By Madi Mills & Rebecca Kelley
Trends That have impacted Belgian Culture
Belgium has a history that is rich with significant events that have, in some way, shape or form, impacted their culture today.
For example, Belgium was declared independent from the Netherlands in 1830, as a result of the unjust treatment and the differences in religion between the french speaking Belgians and their Dutch king. This allowed them to have their own government, laws, and independence from the Netherlands, therefore creating their own culture.
Belgium became a monarchy one year after it was declared independent. A monarchy is a government where one person is the head of a country, and they usually use the title king or queen. King Leopold 1 was the first monarch of Belgium, and helped strengthen the new parliamentary system and maintain Belgium's neutrality within Europe. Belgian people didn't have the right to speak against the king, so whatever the king said went. Therefore, the monarchs had much influence on the culture of Belgium.
One specific event that affected how Belgian people thought about countries and cultures in Europe was the German invasion of Belgium in 1914. This invasion was a part of the German Atrocities of World War 1. German soldier's made their way across Belgium, committing large massacres and killing thousands of innocent jewish citizens. This historical event affected many people's lives and is therefore a large part of Belgium's history and culture.
Culture is the events, decisions, beliefs and behaviours of a country. The citizens of Belgium today have been rounded by all the things mentioned above and therefore a distinct Belgium culture exists in the European community today.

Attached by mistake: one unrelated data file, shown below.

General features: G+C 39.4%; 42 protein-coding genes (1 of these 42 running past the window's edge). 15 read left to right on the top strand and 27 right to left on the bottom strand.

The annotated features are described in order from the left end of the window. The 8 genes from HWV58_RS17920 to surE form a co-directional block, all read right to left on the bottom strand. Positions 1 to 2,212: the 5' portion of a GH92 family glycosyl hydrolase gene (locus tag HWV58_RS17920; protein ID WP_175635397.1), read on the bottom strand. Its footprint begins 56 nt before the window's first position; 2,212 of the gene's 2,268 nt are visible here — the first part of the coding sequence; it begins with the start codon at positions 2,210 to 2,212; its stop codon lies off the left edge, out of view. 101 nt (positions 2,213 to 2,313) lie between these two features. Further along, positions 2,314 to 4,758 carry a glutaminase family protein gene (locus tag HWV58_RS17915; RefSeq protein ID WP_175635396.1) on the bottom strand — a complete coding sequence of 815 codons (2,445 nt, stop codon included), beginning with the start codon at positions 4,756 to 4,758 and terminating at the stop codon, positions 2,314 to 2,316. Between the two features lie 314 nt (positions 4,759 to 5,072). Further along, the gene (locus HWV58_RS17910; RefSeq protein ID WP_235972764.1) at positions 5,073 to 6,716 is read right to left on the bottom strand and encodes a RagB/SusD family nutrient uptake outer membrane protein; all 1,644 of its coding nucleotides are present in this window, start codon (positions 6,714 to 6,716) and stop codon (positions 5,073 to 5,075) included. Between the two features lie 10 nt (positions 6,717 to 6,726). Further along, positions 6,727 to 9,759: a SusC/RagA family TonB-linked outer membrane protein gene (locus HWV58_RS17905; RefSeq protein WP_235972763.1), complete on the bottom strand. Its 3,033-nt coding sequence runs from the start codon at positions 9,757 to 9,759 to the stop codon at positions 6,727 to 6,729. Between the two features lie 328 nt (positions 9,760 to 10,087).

The Globalization of Belgium
International trade is one of the simplest forms of globalization, and is a main factor in the globalization of Belgium. A prime example of this is the world famous Belgium chocolates, which are exported internationally. In order to export these chocolates globally, a transportation system has to be in place, such as rail systems, road ways, and airplanes. Belgium's communication systems, such as internet, tele-communications and televisions and movies promotes Belgium internationally and globally. Due to these communication systems, Belgium's culture and these chocolates are promoted globally.
Belgium and Atlantic Canada
Belgian settlers came to Atlantic Canada in the late 1800's to work as coal miners in Cape Breton, Nova Scotia. These coal miners brought a whole new community to the maritime provinces, filled with their recreational, religious and social customs, such as their unique cuisine.
Belgian food is heavily influenced by French and German cooking, for example the 'Moules frites' is French for 'Mussels and French Fries'. This dish is a well known meal in Belgium, and Atlantic Canada now serves it in many restaurants. We can only assume it was brought to Eastern Canada by Belgium immigrants.
French fries, a food eaten anywhere from North America to Australia, originated in Belgium, despite the misleading name. They were invented by the French speaking Belgians, around the 17th century. Now, hundreds of years later, people all over the world are enjoying french fries, including the inhabitants of Atlantic Canada.
Belgium and Atlantic Canada are both known for supplying goods for each other. Belgium ships it's famous chocolate, waffles and beer to the maritime provinces, while Atlantic Canada supplies their famous red lobster for Belgium's annual "Atlantic Canadian Lobster Festival". For an entire month each spring, lobsters from Atlantic Canada are featured in over 50 restaurants in Belgium to be enjoyed by Belgians taste buds.
In conclusion, Belgium is not necessarily a main influence in Atlantic Canadian culture, but it shines through in things like cuisine.
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